Do I scare people because I have moments of confidence? Moments that probably mask the reality of my deep self loathing. I do and am confident in many aspects, but that “jerk” inside me is very big and strong now, and when I get this feedback, this germy moldy thing spreads its ugliness everywhere and I am paralyzed. So how does one get past this? I know that, like most things in life, this is a “yes AND…” answer -but the sting is still there and sometimes it wreaks of betrayal. (Full disclosure here: I suffer from depression and anxiety – this stuff gets at me really bad. So this is my effort to be vulnerable and share it so that it has somewhere to go.)
I’ve been blindsided a couple of times this academic year. And as I have transitioned to another position, in another field that I have left and returned to, I am hoping to regain my equilibrium. I want to be reminded of the person I am… who God created me to be, and be nice to myself (this is really hard for me!). I want to grow and mourn and be joyful and dance and sing and laugh until my stomach hurts. And most of all, I want to recognize the “jerk” inside me, and make friends with it. I don’t think defeating it will make it go away. And even more simply – I want to recognize that we are all human, and forgiveness can be possible – because I know that I this kind of feedback, mostly not given personally, has made me a sad and angry person. And that’s not who I want to be as I grow another year older.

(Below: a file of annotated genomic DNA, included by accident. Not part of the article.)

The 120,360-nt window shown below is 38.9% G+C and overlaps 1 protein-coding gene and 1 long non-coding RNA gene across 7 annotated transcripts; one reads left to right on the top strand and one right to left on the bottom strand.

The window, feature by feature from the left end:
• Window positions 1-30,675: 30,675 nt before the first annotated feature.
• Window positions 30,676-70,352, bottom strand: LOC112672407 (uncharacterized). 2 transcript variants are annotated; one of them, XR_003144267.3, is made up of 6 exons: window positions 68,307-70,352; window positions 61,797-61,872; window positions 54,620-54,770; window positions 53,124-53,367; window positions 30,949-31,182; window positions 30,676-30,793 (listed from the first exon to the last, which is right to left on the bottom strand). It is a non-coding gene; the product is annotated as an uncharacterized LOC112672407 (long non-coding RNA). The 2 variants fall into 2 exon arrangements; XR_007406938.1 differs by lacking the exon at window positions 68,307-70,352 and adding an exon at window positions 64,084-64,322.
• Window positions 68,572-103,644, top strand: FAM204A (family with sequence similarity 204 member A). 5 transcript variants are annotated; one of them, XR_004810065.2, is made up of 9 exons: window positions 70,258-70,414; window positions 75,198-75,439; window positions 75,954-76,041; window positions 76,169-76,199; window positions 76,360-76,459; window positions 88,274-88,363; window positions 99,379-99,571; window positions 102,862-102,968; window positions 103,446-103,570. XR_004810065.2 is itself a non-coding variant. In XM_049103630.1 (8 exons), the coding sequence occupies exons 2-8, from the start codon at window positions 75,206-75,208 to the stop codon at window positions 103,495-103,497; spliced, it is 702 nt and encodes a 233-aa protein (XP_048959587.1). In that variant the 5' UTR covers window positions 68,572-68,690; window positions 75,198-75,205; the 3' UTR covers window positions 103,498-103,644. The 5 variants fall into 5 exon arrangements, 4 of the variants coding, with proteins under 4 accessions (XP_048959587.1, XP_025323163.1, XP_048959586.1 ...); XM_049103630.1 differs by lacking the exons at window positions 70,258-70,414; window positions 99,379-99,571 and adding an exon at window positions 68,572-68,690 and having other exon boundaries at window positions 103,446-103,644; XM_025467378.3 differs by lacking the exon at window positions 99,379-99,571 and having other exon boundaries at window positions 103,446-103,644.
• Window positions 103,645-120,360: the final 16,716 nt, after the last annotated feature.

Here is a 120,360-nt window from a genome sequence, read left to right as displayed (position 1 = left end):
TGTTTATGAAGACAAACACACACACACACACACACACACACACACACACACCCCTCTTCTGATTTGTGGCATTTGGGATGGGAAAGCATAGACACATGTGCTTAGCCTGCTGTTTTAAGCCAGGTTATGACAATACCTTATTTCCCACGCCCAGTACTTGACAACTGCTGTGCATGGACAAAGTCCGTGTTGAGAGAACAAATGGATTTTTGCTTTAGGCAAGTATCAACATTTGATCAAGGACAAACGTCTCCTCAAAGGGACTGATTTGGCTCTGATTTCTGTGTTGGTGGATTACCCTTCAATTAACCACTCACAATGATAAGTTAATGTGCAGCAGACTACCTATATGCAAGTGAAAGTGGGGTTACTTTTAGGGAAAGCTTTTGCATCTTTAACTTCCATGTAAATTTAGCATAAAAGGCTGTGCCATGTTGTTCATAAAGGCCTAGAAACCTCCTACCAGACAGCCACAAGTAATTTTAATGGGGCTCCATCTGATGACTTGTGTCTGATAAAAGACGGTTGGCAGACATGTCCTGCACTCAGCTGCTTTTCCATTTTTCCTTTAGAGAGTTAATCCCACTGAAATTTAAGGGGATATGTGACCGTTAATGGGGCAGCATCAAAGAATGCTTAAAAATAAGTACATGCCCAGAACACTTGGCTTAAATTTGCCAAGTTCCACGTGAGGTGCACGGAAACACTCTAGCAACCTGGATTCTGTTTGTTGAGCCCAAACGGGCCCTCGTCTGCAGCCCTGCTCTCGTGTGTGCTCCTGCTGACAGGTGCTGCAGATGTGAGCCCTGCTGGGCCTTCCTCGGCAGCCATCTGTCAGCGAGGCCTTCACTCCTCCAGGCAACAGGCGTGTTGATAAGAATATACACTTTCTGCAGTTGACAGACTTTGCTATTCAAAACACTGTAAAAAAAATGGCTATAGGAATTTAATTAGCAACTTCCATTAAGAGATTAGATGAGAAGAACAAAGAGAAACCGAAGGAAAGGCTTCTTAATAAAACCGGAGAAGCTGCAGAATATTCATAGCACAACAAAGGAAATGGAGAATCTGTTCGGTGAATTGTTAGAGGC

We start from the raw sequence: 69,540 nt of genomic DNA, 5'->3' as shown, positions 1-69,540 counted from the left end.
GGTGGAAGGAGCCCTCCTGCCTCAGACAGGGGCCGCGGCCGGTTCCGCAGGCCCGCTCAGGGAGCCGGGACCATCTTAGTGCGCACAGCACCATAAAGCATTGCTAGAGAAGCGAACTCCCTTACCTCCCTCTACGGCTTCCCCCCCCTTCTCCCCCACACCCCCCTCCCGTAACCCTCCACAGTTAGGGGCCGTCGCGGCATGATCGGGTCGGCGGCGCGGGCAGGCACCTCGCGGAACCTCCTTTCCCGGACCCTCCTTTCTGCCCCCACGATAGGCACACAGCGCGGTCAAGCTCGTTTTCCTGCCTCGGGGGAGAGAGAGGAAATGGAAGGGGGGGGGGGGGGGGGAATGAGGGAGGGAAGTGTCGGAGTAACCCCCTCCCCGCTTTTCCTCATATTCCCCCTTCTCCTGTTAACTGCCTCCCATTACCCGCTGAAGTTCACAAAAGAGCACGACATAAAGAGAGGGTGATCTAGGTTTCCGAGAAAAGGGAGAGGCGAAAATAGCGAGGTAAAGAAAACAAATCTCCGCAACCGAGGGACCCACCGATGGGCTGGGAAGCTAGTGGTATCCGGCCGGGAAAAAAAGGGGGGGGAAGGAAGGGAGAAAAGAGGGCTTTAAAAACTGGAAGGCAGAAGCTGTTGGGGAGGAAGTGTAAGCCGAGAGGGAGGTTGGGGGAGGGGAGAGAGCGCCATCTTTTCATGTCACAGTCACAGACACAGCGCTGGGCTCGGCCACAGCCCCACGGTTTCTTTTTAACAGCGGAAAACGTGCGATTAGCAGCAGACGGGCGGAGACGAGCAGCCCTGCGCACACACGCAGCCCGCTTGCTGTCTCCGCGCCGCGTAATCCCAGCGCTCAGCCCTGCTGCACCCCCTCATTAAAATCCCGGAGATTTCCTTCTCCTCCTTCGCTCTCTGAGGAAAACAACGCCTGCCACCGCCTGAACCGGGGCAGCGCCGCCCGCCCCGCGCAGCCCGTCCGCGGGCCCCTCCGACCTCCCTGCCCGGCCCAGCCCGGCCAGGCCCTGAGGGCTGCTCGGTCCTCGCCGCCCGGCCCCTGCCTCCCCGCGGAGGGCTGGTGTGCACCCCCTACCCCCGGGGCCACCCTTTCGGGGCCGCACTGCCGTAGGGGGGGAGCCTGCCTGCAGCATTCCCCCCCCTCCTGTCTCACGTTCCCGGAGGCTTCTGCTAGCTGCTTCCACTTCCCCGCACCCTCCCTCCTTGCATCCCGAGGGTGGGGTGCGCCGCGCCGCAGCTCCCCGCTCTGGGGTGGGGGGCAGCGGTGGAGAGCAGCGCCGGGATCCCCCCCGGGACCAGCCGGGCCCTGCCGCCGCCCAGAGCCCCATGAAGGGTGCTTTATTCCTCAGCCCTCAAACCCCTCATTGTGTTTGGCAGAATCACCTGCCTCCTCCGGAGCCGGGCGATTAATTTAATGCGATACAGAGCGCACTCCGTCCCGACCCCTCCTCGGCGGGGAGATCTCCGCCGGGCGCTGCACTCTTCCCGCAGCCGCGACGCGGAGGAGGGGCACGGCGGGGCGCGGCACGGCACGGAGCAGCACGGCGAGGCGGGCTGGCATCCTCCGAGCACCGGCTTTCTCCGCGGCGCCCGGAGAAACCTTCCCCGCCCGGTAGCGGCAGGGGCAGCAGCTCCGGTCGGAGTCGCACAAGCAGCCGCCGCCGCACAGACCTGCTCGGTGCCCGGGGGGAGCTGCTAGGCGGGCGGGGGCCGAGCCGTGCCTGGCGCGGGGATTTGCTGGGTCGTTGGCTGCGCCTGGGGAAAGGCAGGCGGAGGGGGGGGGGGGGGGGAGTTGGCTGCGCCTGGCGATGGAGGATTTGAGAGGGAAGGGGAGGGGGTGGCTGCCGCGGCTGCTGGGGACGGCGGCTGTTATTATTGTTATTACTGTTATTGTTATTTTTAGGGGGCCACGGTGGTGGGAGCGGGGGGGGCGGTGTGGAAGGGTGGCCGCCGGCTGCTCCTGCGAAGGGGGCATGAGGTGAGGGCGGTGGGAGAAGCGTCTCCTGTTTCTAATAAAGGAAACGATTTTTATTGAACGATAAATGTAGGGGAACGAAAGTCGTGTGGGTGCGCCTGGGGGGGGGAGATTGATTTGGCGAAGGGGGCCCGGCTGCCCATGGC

I’m going to need some help with this one… I’m a work in progress and need to be reminded personally and have others remember that too when I fuck up and sheepishly ask for grace. It’s hard to realize that we will never be perfect and even harder to grow into this realization. I’m grateful for a community of people who surround me and support me. I can live a brighter life because of them/you. Thank you. Bring on another year!
OUR DEEPEST FEAR
By Marianne Williamson
Our deepest fear is not that we are inadequate.
Our deepest fear is that we are powerful beyond measure.
It is our light, not our darkness
That most frightens us.
We ask ourselves
Who am I to be brilliant, gorgeous, talented, fabulous?
Actually, who are you not to be?
You are a child of God.
Your playing small
Does not serve the world.
There’s nothing enlightened about shrinking
So that other people won’t feel insecure around you.
We are all meant to shine,
As children do.
We were born to make manifest
The glory of God that is within us.
It’s not just in some of us;
It’s in everyone.
And as we let our own light shine,
We unconsciously give other people permission to do the same.
As we’re liberated from our own fear,
Our presence automatically liberates others.